You have had enough in the past of the evil things that godless people enjoy–their immorality and lust, their feasting and drunkenness and wild parties, and their terrible worship of idols.
    – 1 Peter 4:3

    Indirectly:
    For men will be lovers of self, lovers of money, boastful, arrogant, revilers, disobedient to parents, ungrateful, unholy, unloving, irreconcilable, malicious gossips, without self-control, brutal, haters of good
    1 Timothy 3:2-3

    Gluttony is about lack of self-control. Lack of self-control is allowing something else to control you – in the nature of gluttony, appetite and food are the controlling factors. It is seen in scripture as a type of idolatry. While the majority of people aren’t like the capitalists in The Hunger Games, rabidly devouring and then regurgitating so they can devour some more, many people DO struggle with exercising self-control around food.

    For many, it is seen as a benign way to lose control – and certainly, food is far better than wine, drugs, or sexual pleasures – but it is still idolatry and, in fact, dangerous to our health – our bodies – which are to be Temples dedicated to the Lord.

    Our priest (who was incredibly overweight until he shed 200 lbs in the last 4 years) has spoken at great length of how we are to be stewards, not only of our financial and spiritual gifts, but of our physical gifts – and our body is a gift from the Lord that we should be good stewards of.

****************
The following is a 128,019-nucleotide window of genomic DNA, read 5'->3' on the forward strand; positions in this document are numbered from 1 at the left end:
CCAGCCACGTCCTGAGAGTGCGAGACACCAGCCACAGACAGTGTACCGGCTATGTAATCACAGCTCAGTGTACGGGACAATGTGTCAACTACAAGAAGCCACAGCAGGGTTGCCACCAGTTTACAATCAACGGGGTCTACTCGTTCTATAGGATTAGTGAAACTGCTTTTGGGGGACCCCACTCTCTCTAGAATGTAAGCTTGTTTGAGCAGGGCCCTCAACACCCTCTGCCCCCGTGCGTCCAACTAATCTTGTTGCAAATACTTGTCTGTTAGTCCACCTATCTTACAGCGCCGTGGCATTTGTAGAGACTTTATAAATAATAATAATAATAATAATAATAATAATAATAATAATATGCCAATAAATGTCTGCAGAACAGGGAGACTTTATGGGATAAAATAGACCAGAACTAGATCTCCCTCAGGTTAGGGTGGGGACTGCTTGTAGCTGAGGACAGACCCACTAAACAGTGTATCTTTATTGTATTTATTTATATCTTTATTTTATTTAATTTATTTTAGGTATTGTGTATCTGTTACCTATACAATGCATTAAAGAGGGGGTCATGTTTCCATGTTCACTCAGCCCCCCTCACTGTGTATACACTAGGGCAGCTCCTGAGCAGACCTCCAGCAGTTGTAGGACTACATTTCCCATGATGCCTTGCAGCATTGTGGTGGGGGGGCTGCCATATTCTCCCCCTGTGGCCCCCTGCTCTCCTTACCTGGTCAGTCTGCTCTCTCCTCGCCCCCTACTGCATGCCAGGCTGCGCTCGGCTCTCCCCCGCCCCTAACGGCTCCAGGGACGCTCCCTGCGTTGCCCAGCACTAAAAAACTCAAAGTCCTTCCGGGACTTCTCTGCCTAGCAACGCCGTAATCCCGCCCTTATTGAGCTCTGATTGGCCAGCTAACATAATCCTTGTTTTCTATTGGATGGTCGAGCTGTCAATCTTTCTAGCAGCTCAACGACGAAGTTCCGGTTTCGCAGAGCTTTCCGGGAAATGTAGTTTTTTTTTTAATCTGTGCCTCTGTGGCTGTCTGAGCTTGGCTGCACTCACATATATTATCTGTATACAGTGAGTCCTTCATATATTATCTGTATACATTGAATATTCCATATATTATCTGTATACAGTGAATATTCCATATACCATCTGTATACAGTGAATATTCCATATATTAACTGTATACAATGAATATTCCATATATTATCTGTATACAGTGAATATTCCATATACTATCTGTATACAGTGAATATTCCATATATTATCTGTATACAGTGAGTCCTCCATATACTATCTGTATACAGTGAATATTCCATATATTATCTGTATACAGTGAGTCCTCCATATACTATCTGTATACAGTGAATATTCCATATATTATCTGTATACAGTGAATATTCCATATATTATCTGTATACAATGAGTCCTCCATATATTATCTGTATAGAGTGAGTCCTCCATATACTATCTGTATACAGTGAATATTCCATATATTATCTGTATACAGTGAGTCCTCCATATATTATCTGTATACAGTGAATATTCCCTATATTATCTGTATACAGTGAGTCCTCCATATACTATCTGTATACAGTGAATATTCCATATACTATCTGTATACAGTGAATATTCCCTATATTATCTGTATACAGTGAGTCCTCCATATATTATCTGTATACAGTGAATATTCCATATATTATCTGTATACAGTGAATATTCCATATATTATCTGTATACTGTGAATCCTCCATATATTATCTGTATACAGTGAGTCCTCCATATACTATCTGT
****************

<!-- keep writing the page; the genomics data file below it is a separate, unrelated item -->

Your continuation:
• Amir,
      I’ve been struggling with this for several years, actually. I haven’t successfully lost weight in about 4 years now, instead gaining consistently.

      I’ve been feeling strongly that this is about affluence – once you have it, it is hard not to enjoy it… and America is affluent even in the poorest areas. The amount of money we pour into food is overwhelming. One day, I was driving down the road and was suddenly ashamed of my new car and my suburban neighborhood. It all felt so… superfluous. And the idea of its harder for a rich man to get into heaven than for a camel to pass through the eye of a needle just became so abundantly clear. Its hard to give these things up once you have experienced them – just like sex! We become strapped and tied to these external trappings and unwilling to walk away from them. It is so easy to say “no” when you don’t have it, but to give it away after you do?

      Anyway… back to my struggle. Its been a few days… I’m supposed to be reading a chapter of scripture with every meal for lent and this has convicted me to go back to that.

Leave a Reply

Your email address will not be published.

Connect with Facebook

This site uses Akismet to reduce spam. Learn how your comment data is processed.